# The move-to-front (MTF) Transform

To follow up my last post about the Burrows-Wheeler Transform, I decided to implement another simple algorithm which is often used after the BWT to help consolidate localized redundancy in the data before entropy encoding.

The idea behind the Move-to-Front algorithm is that we start with some known
alphabet (like the list of ASCII characters), and encode our data elements as
the *index into that alphabet list* of each element. The trick is that after
each character is encoded, the alphabet list is modified by **moving** the
element whose index we just looked up **to the front** of the alphabet.

Here are my implementations of encode and decode:

```
import Data.List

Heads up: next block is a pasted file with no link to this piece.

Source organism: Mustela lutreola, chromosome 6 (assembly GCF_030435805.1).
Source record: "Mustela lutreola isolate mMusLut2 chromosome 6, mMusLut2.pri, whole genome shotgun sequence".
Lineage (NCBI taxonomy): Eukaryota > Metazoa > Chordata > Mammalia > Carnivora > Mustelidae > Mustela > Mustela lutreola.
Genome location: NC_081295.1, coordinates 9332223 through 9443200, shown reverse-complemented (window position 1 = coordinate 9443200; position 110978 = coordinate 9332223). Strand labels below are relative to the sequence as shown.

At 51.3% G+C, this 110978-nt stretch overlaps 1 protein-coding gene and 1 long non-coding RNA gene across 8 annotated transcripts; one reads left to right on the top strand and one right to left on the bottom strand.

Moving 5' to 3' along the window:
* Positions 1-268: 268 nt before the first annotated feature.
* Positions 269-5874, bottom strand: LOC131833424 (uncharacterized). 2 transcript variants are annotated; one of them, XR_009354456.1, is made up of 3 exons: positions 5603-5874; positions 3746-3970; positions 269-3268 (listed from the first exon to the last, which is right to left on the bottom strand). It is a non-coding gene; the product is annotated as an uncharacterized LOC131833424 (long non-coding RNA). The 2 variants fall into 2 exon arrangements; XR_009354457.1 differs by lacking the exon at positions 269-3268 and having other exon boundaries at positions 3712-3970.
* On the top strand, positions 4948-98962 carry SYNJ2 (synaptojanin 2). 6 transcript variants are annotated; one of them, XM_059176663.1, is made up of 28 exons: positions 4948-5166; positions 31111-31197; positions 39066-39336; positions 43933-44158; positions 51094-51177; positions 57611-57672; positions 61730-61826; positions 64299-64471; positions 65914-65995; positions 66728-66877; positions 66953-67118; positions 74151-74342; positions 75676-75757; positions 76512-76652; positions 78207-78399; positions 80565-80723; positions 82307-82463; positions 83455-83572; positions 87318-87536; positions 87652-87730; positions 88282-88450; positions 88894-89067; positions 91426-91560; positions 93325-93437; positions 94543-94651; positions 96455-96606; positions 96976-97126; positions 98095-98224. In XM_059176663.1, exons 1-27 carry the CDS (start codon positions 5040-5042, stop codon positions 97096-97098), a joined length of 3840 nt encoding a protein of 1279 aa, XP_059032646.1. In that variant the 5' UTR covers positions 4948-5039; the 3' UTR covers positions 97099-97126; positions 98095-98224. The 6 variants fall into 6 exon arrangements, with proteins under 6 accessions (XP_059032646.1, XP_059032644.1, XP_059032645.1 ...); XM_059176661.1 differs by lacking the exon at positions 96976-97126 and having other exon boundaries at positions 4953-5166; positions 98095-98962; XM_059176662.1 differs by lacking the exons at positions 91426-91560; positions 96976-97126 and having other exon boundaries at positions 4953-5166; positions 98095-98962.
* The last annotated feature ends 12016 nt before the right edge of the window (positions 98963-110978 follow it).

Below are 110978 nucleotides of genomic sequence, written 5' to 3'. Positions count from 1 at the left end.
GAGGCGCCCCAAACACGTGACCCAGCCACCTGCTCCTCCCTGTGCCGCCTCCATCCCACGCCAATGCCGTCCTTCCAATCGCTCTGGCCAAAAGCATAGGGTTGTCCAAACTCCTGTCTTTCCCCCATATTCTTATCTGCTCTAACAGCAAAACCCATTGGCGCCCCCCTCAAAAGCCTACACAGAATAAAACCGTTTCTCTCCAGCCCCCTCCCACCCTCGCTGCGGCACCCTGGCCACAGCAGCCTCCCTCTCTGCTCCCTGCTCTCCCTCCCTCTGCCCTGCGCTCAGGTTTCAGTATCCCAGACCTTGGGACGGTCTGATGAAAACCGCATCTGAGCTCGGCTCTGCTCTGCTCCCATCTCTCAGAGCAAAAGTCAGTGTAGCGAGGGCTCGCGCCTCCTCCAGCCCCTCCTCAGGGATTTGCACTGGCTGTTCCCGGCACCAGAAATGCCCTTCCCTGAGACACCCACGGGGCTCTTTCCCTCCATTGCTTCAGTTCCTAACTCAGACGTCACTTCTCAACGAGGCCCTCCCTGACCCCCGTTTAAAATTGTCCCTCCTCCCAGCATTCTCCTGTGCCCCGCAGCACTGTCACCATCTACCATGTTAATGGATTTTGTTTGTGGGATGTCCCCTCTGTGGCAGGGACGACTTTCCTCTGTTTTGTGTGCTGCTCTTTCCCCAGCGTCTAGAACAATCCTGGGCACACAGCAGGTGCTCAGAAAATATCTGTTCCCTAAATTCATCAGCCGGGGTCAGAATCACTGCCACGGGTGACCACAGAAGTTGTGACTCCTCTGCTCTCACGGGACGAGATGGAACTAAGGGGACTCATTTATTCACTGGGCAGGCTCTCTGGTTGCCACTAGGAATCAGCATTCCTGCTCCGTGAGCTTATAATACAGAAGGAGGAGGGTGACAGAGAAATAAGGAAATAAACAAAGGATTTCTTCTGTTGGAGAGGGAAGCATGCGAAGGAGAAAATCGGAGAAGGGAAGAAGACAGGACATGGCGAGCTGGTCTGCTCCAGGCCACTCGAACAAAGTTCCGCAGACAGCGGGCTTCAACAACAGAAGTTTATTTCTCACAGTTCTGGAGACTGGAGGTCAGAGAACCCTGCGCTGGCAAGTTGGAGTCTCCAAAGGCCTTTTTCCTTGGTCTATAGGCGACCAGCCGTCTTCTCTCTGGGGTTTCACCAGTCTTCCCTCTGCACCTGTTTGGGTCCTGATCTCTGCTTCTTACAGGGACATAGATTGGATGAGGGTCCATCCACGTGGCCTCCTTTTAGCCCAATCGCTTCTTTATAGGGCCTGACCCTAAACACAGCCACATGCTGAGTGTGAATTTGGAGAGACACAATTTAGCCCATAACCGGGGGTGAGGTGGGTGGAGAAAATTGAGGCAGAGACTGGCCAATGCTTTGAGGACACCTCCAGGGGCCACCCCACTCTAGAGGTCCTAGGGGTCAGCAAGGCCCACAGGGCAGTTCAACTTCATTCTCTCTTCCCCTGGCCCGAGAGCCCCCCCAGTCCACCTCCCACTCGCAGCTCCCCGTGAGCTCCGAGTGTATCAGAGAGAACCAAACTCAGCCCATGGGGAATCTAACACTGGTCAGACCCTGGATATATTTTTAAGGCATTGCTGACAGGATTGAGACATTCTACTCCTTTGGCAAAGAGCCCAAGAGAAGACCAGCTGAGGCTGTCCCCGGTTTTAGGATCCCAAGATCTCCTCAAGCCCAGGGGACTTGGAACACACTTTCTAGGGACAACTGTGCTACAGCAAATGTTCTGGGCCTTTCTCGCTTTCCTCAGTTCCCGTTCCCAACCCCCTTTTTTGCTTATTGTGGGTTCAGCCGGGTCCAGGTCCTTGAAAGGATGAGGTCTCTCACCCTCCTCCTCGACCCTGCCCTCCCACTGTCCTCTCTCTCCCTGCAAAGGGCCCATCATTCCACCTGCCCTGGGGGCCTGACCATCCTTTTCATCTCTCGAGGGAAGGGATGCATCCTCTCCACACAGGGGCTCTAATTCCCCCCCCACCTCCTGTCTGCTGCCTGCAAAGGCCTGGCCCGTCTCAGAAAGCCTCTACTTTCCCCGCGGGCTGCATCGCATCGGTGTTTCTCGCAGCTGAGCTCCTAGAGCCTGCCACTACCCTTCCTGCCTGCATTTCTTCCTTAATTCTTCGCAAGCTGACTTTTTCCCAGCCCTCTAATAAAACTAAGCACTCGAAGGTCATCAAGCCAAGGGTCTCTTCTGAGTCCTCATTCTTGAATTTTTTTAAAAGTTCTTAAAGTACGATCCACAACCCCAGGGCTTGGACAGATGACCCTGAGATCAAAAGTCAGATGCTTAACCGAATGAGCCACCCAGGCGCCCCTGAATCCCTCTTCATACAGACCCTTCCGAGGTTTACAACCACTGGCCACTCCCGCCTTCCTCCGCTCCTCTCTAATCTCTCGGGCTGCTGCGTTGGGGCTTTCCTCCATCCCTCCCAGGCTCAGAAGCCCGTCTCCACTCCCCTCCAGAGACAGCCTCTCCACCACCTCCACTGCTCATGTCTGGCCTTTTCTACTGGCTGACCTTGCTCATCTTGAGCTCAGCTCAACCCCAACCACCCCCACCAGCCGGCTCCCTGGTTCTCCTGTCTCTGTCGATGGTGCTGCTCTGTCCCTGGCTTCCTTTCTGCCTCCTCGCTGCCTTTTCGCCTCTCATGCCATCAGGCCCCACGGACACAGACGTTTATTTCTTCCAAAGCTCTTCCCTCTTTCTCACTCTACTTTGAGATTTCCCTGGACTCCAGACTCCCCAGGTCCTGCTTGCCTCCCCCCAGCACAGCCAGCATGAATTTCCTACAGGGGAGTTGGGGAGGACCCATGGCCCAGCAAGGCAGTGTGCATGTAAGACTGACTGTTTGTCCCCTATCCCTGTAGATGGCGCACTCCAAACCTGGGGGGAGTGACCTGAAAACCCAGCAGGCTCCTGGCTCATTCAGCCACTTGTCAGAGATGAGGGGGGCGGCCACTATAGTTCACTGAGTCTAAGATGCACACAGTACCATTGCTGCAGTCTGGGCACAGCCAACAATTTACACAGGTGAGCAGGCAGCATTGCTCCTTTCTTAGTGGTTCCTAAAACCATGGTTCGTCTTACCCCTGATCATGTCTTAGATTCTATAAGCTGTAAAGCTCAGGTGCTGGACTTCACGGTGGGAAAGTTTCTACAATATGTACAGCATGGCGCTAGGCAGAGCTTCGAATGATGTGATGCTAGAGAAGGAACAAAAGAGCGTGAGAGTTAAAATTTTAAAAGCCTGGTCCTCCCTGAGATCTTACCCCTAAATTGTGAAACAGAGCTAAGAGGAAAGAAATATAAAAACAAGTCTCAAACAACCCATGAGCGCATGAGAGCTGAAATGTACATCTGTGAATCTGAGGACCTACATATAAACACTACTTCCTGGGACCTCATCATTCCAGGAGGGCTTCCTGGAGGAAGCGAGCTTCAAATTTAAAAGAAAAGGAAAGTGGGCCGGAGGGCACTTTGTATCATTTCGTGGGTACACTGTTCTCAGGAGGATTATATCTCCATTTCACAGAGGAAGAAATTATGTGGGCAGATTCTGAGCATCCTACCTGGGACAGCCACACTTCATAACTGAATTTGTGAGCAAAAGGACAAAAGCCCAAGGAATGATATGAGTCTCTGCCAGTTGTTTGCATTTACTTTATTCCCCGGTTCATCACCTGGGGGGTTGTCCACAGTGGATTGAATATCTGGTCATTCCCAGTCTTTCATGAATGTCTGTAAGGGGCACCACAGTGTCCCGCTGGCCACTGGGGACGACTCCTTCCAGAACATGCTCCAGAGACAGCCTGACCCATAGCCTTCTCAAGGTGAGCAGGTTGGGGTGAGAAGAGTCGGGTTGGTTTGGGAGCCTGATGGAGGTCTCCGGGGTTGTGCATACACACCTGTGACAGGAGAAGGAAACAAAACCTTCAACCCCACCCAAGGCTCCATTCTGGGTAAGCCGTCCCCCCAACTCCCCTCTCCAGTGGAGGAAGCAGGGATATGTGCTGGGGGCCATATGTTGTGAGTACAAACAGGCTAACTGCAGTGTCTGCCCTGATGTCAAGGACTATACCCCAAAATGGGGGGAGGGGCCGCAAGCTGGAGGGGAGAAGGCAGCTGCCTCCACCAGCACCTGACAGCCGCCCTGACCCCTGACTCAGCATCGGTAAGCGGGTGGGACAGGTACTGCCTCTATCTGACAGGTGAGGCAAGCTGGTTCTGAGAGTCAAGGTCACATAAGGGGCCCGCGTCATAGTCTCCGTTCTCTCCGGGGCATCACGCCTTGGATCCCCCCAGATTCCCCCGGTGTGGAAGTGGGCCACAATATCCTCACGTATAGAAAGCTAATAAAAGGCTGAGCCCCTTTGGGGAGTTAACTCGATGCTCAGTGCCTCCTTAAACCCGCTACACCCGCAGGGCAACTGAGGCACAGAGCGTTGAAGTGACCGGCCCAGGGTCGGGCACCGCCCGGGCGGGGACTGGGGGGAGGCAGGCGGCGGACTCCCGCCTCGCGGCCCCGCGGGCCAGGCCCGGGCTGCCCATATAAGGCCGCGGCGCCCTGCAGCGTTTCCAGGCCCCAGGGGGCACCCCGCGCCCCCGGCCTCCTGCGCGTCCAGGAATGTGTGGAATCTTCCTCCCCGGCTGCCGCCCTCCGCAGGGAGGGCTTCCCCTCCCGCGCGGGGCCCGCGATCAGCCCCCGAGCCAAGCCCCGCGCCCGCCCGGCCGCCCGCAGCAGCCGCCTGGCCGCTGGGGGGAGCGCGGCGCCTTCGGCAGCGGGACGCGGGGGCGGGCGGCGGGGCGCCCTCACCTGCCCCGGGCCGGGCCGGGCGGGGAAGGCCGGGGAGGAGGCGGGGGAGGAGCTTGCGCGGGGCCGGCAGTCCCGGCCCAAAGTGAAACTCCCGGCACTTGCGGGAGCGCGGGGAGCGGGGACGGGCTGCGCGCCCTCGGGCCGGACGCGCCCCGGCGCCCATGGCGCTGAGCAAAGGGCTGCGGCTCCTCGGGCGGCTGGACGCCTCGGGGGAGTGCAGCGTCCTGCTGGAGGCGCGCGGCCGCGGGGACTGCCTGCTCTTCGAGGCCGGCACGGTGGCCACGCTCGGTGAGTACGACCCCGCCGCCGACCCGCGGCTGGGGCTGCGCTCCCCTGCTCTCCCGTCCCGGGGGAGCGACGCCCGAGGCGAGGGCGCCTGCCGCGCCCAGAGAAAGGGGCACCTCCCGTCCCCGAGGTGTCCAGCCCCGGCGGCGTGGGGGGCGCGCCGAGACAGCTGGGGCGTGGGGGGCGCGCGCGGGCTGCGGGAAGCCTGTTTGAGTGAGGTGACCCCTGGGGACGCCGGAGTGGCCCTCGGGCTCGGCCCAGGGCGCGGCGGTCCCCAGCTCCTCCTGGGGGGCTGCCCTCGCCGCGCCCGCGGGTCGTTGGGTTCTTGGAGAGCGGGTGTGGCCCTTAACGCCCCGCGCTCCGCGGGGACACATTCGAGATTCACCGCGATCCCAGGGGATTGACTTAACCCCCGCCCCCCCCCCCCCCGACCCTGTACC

mtf :: (Eq a, Bounded a, Enum a)=> [a] -> Maybe [Int]
mtf = sequence . snd . mapAccumL enc [ minBound.. ]
where enc l x = (x:delete x l, elemIndex x l)
mtfD :: (Eq a, Bounded a, Enum a)=> [Int] -> [a]
mtfD = snd . mapAccumL dec [ minBound.. ]
where dec l i = let x = l !! i
in (x:delete x l, x)
```

The `mapAccumL`

function is perfect for passing the state of the dictionary
list. Another point of interest to mention is the use of `minBound`

to let the
function be polymorphic over any type for which there is a defined order and
lowest element.

For example, we can do this:

```
*Main> mtf "SIX.MIXED.PIXIES.SIFT.SIXTY.PIXIE.DUST.BOXES" >>= return . mtfDec :: Maybe String
Just "SIX.MIXED.PIXIES.SIFT.SIXTY.PIXIE.DUST.BOXES"
```

or we can decode to Word8 bytes, if we want to get back the ASCII character in that form, just by specifying a different return type:

```
*Main> :m + Data.Word
*Main Data.Word> mtf "SIX.MIXED.PIXIES.SIFT.SIXTY.PIXIE.DUST.BOXES" >>= return . mtfDec :: Maybe [Word8]
Just [83,73,88,46,77,73,88,69,68,46,80,73,88,73,69,83,46,83,73,70,84,46,83,73,88,84,89,46,80,73,88,73,69,46,68,85,83,84,46,66,79,88,69,83]
```

Let me know your thoughts!